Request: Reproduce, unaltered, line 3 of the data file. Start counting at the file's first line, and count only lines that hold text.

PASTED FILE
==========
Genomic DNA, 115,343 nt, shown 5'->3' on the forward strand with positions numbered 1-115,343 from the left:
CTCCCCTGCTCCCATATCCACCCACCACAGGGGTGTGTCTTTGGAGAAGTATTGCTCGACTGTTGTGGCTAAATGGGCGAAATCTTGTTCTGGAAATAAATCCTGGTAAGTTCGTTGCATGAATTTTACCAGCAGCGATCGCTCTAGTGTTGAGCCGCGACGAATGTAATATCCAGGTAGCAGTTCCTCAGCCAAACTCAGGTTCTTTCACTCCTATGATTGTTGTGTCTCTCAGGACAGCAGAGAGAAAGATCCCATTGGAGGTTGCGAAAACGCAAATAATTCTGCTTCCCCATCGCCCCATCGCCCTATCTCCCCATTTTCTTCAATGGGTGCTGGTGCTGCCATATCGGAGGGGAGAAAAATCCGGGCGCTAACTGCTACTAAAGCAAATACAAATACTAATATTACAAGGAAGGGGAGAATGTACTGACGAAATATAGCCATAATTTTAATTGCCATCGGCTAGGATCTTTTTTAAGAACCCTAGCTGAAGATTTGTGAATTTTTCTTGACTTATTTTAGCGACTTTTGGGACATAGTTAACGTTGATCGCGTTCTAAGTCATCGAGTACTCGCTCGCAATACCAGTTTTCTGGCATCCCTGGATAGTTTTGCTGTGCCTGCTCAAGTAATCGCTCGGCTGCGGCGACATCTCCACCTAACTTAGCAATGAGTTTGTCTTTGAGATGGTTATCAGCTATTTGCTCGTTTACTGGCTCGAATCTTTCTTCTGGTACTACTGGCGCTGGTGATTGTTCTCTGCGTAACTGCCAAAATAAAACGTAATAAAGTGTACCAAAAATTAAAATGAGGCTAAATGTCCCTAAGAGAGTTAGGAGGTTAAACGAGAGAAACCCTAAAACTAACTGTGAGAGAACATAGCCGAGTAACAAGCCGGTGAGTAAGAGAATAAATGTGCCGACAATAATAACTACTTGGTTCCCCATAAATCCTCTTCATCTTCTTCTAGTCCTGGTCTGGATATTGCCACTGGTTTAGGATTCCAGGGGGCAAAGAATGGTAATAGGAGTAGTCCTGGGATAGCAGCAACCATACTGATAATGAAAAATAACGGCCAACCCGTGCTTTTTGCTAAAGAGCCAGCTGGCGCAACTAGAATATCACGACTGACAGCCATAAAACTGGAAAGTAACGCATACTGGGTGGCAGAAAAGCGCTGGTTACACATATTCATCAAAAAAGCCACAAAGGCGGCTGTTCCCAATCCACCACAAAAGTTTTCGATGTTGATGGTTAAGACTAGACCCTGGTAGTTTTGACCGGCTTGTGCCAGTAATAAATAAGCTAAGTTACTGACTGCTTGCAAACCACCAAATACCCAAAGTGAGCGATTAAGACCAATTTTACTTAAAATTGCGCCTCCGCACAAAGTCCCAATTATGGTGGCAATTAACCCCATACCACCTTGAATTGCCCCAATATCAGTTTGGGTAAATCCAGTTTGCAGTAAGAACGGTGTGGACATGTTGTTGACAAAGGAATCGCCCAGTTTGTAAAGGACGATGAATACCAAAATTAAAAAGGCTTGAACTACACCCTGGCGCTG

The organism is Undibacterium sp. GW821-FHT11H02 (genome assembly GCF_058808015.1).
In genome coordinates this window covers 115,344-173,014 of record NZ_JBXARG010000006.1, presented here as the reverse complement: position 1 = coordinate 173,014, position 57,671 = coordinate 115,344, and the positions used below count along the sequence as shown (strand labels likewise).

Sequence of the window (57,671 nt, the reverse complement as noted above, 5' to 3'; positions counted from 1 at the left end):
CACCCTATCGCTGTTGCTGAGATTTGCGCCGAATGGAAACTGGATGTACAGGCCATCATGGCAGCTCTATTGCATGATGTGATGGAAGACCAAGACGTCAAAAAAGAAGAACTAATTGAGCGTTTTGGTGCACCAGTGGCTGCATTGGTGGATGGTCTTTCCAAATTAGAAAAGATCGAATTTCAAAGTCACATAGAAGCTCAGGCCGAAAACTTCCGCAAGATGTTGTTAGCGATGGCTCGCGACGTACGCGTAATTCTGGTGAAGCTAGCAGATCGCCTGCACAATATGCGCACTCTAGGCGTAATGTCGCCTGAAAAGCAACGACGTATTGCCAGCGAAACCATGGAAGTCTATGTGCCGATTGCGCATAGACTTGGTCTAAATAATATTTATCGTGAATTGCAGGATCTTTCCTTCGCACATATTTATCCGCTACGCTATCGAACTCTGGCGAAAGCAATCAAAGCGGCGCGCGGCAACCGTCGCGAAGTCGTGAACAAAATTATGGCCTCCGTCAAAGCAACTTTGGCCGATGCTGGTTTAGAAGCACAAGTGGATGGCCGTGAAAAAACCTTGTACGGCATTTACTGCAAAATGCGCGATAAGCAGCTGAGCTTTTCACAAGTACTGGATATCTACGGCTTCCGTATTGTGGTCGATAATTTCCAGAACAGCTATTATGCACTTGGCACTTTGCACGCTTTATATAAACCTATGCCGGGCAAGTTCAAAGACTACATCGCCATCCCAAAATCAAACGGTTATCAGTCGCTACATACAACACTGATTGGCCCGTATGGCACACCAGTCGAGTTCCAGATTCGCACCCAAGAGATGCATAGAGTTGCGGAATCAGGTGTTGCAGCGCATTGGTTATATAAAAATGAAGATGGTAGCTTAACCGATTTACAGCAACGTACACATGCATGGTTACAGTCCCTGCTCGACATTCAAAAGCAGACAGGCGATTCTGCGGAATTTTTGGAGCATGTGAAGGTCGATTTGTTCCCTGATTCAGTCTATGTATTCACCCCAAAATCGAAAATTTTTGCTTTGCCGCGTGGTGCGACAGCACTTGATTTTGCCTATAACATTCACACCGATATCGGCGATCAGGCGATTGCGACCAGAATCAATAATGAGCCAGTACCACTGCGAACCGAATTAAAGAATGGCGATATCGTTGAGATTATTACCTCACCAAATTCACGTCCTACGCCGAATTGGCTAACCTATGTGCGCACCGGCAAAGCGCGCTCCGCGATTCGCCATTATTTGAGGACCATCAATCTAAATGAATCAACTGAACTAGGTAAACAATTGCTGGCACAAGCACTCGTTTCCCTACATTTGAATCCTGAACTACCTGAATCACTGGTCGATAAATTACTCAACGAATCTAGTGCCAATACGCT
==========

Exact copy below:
The organism is Undibacterium sp. GW821-FHT11H02 (genome assembly GCF_058808015.1).